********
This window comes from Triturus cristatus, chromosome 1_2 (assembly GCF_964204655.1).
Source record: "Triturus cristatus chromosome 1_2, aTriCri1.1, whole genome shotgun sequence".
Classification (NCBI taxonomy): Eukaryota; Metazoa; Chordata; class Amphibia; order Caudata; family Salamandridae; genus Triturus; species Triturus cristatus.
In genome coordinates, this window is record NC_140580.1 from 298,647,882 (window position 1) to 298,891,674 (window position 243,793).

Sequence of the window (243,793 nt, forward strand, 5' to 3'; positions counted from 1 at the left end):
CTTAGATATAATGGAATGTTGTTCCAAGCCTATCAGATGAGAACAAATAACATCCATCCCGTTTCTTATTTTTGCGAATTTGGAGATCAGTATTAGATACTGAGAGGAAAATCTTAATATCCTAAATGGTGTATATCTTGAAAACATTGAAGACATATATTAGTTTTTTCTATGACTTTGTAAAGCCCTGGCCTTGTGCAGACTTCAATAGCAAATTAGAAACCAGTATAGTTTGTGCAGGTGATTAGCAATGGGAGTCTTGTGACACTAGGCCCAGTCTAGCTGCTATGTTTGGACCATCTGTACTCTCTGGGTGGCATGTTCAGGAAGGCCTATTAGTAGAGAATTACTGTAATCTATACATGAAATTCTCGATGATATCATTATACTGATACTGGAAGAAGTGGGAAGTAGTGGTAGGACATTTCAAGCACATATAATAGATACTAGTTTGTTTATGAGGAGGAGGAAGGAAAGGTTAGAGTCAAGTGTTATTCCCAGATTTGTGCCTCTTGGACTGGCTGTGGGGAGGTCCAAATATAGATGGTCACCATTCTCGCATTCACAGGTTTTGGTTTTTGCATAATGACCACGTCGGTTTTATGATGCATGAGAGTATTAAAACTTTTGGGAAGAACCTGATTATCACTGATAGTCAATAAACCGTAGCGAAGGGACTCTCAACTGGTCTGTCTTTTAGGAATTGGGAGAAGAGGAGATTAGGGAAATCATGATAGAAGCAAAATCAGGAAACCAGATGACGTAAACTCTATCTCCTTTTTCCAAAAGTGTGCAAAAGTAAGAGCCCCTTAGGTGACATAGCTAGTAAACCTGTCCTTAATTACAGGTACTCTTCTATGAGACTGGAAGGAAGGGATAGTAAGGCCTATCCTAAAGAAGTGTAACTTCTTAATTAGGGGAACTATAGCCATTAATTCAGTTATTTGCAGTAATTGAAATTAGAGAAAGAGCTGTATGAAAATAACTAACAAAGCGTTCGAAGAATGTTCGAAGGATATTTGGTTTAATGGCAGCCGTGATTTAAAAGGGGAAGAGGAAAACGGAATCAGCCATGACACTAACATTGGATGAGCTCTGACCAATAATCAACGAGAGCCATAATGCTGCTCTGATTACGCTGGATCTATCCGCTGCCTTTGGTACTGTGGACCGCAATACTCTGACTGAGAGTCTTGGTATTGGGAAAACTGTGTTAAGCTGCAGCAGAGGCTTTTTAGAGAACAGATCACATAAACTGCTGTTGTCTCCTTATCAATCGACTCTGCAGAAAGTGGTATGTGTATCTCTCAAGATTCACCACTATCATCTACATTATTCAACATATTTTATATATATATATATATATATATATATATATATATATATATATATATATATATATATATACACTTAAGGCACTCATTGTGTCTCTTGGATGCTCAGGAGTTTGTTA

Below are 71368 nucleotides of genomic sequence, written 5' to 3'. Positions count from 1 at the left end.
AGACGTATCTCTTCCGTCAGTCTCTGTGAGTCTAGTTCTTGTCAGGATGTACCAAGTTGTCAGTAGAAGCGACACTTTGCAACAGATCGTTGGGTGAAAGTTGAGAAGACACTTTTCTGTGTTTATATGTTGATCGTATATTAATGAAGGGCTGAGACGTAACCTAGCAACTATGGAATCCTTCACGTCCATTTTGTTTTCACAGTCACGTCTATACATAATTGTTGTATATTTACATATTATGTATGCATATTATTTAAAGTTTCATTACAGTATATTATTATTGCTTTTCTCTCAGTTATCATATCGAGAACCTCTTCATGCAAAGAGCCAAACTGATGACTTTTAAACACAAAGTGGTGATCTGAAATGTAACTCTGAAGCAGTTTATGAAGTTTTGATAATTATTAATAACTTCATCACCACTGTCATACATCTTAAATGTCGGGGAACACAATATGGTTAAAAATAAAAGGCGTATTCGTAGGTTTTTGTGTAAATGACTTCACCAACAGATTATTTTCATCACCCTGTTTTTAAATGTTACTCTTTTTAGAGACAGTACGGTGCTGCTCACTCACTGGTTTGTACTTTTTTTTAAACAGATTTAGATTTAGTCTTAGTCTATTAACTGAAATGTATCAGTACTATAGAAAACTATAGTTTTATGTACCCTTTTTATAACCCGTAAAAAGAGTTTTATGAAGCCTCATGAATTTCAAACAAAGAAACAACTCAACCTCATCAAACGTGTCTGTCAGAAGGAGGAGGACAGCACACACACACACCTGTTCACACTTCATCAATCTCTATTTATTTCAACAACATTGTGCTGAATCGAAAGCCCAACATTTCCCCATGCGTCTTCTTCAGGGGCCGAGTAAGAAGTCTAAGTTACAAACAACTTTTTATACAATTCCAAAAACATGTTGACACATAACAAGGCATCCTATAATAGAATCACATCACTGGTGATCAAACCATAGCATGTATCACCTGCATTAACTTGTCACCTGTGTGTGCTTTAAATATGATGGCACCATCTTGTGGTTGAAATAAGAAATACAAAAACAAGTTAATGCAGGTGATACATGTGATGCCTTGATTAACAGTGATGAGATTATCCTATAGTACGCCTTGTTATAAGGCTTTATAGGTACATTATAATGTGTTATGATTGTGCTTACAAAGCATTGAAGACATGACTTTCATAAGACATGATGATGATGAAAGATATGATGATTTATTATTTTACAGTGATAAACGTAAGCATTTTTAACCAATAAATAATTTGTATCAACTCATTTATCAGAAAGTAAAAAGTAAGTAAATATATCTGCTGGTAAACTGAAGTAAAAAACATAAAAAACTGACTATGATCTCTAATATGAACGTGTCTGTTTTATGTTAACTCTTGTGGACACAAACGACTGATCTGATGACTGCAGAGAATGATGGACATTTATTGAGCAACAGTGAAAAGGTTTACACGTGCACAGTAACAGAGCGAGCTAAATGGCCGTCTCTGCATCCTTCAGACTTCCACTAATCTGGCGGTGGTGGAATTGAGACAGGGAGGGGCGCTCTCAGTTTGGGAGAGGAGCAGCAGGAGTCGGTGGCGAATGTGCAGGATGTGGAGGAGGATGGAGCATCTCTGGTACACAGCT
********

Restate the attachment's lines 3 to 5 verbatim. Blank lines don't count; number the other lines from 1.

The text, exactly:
Classification (NCBI taxonomy): Eukaryota; Metazoa; Chordata; class Amphibia; order Caudata; family Salamandridae; genus Triturus; species Triturus cristatus.
In genome coordinates, this window is record NC_140580.1 from 298,647,882 (window position 1) to 298,891,674 (window position 243,793).

Sequence of the window (243,793 nt, forward strand, 5' to 3'; positions counted from 1 at the left end):